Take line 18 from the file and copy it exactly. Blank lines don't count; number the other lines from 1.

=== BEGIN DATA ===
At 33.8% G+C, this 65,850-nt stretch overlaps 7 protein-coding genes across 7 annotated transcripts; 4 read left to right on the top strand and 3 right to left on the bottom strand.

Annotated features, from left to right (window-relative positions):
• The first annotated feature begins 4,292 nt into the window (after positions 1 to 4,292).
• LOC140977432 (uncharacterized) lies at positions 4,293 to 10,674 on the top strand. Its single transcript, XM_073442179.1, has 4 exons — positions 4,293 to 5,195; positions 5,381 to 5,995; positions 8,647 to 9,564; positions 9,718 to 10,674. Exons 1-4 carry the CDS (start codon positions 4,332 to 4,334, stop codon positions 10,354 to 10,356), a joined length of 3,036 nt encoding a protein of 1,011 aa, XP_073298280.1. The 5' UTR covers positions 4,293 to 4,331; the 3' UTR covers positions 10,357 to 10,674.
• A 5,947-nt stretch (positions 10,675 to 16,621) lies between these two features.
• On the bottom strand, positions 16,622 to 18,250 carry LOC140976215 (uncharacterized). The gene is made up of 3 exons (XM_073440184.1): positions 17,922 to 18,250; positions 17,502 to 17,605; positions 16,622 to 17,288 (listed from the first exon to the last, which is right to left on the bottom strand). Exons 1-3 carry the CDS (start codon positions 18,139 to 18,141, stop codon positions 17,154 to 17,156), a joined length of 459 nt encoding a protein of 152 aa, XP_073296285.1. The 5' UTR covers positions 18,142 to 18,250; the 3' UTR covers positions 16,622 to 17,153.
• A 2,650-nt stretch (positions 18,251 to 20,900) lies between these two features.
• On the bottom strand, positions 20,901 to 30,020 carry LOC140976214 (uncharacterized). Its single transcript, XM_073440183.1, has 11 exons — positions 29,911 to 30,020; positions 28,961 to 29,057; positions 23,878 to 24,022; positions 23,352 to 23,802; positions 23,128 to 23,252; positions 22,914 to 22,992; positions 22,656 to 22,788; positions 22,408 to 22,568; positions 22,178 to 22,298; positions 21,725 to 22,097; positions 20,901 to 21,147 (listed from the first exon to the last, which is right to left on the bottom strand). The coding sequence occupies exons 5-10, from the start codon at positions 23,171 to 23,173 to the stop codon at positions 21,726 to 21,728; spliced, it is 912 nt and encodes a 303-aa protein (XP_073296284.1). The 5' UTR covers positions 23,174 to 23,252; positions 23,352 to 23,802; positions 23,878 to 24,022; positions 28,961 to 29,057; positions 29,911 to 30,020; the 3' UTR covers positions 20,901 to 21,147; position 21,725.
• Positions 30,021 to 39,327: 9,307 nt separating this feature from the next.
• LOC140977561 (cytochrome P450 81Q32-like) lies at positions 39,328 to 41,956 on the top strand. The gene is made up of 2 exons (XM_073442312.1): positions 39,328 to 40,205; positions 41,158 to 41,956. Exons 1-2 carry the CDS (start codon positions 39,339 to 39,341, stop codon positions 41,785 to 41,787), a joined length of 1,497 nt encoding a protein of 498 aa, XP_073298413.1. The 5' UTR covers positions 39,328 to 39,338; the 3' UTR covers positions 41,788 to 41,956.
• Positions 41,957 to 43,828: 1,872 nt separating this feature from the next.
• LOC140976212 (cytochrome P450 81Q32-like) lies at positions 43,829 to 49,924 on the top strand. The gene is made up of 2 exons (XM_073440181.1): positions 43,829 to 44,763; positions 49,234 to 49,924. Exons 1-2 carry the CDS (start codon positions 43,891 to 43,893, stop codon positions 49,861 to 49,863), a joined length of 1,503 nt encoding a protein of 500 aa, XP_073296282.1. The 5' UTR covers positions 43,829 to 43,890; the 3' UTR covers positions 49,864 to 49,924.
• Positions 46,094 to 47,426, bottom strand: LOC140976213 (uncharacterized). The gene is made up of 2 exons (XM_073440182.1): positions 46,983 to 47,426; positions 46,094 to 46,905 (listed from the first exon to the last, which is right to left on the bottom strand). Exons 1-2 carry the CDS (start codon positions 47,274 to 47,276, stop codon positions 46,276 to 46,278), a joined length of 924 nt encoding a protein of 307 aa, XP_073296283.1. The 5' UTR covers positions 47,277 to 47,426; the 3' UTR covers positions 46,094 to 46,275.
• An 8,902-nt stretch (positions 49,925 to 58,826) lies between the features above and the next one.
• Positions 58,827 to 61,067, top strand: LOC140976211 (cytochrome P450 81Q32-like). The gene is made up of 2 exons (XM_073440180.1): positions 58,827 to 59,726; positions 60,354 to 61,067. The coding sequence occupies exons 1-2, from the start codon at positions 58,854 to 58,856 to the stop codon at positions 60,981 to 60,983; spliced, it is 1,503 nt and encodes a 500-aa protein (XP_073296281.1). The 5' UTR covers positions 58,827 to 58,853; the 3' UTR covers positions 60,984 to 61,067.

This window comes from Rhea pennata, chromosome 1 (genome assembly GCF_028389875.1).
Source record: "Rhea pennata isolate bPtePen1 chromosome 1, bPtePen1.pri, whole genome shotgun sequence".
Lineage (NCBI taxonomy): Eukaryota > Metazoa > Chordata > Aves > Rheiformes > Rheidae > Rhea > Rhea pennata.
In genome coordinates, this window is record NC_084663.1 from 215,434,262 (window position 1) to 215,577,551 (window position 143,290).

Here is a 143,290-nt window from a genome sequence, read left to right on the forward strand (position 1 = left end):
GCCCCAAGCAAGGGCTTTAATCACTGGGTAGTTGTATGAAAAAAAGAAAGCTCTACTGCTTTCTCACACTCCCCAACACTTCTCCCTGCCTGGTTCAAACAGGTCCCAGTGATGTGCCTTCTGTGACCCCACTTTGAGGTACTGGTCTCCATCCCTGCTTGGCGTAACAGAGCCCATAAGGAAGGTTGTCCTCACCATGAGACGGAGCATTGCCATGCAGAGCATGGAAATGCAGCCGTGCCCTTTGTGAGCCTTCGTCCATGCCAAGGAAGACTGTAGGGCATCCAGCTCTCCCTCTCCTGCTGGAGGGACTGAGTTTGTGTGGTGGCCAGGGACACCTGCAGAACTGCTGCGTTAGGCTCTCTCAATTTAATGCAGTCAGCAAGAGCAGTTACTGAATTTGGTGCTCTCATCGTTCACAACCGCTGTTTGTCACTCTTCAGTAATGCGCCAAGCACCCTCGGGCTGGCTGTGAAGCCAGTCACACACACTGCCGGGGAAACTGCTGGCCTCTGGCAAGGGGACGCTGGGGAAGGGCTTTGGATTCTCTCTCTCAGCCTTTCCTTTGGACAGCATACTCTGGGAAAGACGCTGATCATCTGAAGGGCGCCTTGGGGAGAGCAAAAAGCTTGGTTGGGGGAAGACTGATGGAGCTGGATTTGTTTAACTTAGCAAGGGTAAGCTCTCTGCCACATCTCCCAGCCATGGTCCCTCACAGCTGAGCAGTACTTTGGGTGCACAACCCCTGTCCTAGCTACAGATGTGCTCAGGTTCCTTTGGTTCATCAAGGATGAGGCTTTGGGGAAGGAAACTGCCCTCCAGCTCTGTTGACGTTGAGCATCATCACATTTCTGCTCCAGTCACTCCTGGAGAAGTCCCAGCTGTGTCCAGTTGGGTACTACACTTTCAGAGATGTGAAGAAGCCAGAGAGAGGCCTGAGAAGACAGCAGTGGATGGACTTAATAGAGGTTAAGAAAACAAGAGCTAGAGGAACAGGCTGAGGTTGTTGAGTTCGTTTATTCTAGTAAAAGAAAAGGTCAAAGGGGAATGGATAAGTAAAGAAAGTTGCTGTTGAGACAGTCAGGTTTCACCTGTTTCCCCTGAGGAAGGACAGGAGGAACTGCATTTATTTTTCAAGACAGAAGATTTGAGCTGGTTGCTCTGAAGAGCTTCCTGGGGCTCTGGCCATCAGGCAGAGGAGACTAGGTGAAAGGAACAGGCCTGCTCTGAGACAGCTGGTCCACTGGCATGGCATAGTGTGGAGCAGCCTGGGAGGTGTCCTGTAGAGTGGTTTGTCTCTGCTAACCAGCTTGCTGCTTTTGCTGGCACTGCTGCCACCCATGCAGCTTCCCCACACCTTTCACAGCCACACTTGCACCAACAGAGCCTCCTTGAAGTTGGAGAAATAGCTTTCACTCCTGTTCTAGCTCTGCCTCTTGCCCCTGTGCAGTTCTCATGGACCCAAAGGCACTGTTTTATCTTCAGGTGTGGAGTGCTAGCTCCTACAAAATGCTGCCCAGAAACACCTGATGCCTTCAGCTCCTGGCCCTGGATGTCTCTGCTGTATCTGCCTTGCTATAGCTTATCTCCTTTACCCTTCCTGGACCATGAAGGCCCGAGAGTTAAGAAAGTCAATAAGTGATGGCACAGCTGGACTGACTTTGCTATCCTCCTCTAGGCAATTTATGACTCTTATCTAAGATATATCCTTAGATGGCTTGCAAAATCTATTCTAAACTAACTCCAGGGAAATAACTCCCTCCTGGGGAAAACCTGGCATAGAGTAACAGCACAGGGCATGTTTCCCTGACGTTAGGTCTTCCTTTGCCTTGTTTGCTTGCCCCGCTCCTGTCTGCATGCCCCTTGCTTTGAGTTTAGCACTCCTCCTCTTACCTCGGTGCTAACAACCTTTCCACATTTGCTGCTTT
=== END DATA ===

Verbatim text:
Lineage (NCBI taxonomy): Eukaryota > Metazoa > Chordata > Aves > Rheiformes > Rheidae > Rhea > Rhea pennata.